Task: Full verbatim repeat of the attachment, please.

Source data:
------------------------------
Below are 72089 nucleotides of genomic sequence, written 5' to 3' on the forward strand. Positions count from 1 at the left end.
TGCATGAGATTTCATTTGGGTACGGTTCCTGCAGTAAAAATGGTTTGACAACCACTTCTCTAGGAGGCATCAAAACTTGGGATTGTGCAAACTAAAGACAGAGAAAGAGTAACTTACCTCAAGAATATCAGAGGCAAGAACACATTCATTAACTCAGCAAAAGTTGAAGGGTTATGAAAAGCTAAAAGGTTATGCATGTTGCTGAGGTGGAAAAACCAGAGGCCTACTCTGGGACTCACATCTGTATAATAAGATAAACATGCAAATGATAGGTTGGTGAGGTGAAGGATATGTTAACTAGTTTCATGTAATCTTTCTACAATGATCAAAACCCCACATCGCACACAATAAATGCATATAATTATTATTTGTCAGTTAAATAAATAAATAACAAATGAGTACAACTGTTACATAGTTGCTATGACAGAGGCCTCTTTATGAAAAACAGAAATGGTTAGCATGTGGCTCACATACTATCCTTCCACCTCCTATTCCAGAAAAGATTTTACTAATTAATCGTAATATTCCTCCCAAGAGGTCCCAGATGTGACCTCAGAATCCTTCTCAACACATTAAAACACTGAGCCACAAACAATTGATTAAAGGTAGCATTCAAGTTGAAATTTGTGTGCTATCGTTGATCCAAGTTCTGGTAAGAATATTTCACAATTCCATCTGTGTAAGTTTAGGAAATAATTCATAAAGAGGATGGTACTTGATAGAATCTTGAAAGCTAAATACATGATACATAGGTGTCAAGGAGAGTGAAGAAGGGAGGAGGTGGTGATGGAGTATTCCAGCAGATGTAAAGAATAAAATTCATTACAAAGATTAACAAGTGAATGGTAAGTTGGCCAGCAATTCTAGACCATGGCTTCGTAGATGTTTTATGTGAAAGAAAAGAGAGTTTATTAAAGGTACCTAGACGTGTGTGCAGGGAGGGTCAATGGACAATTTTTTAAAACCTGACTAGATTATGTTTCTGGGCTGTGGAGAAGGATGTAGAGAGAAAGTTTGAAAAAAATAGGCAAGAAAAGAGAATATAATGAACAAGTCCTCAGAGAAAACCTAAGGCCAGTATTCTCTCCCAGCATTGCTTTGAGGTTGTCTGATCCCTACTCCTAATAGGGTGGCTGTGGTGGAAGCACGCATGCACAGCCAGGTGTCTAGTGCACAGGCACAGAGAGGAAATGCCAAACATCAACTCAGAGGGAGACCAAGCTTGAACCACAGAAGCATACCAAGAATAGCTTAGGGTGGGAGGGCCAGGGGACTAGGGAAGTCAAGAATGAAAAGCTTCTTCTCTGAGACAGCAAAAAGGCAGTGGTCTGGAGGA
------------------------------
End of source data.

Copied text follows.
Below are 72089 nucleotides of genomic sequence, written 5' to 3' on the forward strand. Positions count from 1 at the left end.
TGCATGAGATTTCATTTGGGTACGGTTCCTGCAGTAAAAATGGTTTGACAACCACTTCTCTAGGAGGCATCAAAACTTGGGATTGTGCAAACTAAAGACAGAGAAAGAGTAACTTACCTCAAGAATATCAGAGGCAAGAACACATTCATTAACTCAGCAAAAGTTGAAGGGTTATGAAAAGCTAAAAGGTTATGCATGTTGCTGAGGTGGAAAAACCAGAGGCCTACTCTGGGACTCACATCTGTATAATAAGATAAACATGCAAATGATAGGTTGGTGAGGTGAAGGATATGTTAACTAGTTTCATGTAATCTTTCTACAATGATCAAAACCCCACATCGCACACAATAAATGCATATAATTATTATTTGTCAGTTAAATAAATAAATAACAAATGAGTACAACTGTTACATAGTTGCTATGACAGAGGCCTCTTTATGAAAAACAGAAATGGTTAGCATGTGGCTCACATACTATCCTTCCACCTCCTATTCCAGAAAAGATTTTACTAATTAATCGTAATATTCCTCCCAAGAGGTCCCAGATGTGACCTCAGAATCCTTCTCAACACATTAAAACACTGAGCCACAAACAATTGATTAAAGGTAGCATTCAAGTTGAAATTTGTGTGCTATCGTTGATCCAAGTTCTGGTAAGAATATTTCACAATTCCATCTGTGTAAGTTTAGGAAATAATTCATAAAGAGGATGGTACTTGATAGAATCTTGAAAGCTAAATACATGATACATAGGTGTCAAGGAGAGTGAAGAAGGGAGGAGGTGGTGATGGAGTATTCCAGCAGATGTAAAGAATAAAATTCATTACAAAGATTAACAAGTGAATGGTAAGTTGGCCAGCAATTCTAGACCATGGCTTCGTAGATGTTTTATGTGAAAGAAAAGAGAGTTTATTAAAGGTACCTAGACGTGTGTGCAGGGAGGGTCAATGGACAATTTTTTAAAACCTGACTAGATTATGTTTCTGGGCTGTGGAGAAGGATGTAGAGAGAAAGTTTGAAAAAAATAGGCAAGAAAAGAGAATATAATGAACAAGTCCTCAGAGAAAACCTAAGGCCAGTATTCTCTCCCAGCATTGCTTTGAGGTTGTCTGATCCCTACTCCTAATAGGGTGGCTGTGGTGGAAGCACGCATGCACAGCCAGGTGTCTAGTGCACAGGCACAGAGAGGAAATGCCAAACATCAACTCAGAGGGAGACCAAGCTTGAACCACAGAAGCATACCAAGAATAGCTTAGGGTGGGAGGGCCAGGGGACTAGGGAAGTCAAGAATGAAAAGCTTCTTCTCTGAGACAGCAAAAAGGCAGTGGTCTGGAGGA